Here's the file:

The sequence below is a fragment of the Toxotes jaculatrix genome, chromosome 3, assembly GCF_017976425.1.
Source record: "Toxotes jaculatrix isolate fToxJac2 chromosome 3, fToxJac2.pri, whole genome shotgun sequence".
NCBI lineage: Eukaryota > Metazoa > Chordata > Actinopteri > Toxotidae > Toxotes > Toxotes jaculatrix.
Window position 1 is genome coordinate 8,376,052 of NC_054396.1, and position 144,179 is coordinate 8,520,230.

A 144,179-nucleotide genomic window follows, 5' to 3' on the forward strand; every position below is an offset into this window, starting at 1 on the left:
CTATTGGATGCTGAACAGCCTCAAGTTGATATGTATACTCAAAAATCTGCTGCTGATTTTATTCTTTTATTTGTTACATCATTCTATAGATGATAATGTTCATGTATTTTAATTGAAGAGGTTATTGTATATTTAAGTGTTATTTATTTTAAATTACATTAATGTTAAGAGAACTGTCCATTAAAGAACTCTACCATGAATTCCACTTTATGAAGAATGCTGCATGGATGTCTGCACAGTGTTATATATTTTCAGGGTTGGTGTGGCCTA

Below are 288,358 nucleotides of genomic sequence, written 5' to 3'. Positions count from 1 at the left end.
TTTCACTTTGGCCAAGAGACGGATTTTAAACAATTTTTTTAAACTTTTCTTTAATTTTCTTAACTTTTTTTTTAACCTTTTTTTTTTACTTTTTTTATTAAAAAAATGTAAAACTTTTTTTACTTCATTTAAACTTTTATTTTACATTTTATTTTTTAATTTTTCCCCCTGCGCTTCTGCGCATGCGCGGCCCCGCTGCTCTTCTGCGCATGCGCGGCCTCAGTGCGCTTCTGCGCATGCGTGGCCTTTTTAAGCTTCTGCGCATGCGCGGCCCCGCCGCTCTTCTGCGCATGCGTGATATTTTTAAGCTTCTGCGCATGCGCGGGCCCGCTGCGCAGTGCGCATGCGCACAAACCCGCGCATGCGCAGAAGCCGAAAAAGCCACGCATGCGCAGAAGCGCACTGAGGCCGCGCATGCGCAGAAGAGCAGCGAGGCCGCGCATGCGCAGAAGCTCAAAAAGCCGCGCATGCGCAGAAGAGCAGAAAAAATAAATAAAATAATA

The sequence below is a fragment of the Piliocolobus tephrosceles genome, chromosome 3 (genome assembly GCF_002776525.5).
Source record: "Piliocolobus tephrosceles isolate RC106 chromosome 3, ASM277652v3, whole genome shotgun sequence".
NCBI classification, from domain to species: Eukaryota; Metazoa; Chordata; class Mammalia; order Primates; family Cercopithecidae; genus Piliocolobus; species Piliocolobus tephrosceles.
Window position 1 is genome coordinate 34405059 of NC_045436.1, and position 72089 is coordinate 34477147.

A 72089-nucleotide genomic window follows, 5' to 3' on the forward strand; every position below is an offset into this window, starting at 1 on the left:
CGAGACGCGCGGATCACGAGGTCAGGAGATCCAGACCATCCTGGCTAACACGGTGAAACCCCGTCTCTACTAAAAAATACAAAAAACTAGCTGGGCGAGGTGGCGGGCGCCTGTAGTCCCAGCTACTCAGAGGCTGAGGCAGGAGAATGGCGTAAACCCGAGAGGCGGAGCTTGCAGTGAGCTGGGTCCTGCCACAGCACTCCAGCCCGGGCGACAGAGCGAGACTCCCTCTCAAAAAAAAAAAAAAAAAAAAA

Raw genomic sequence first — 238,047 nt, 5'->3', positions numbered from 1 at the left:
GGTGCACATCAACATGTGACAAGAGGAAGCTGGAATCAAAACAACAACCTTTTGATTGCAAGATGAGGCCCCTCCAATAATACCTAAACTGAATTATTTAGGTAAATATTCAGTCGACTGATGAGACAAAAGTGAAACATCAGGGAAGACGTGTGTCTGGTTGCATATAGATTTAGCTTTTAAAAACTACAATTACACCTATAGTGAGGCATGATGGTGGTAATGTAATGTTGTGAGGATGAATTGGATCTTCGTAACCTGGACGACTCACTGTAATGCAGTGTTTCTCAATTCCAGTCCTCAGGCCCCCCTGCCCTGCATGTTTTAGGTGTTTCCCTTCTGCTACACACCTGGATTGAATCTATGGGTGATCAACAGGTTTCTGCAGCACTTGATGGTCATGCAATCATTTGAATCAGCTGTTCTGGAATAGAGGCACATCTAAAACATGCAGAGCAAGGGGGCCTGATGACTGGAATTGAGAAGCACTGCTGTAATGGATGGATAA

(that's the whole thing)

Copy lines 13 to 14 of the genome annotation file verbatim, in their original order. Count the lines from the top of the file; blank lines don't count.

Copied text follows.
A 72089-nucleotide genomic window follows, 5' to 3' on the forward strand; every position below is an offset into this window, starting at 1 on the left:
CGAGACGCGCGGATCACGAGGTCAGGAGATCCAGACCATCCTGGCTAACACGGTGAAACCCCGTCTCTACTAAAAAATACAAAAAACTAGCTGGGCGAGGTGGCGGGCGCCTGTAGTCCCAGCTACTCAGAGGCTGAGGCAGGAGAATGGCGTAAACCCGAGAGGCGGAGCTTGCAGTGAGCTGGGTCCTGCCACAGCACTCCAGCCCGGGCGACAGAGCGAGACTCCCTCTCAAAAAAAAAAAAAAAAAAAAA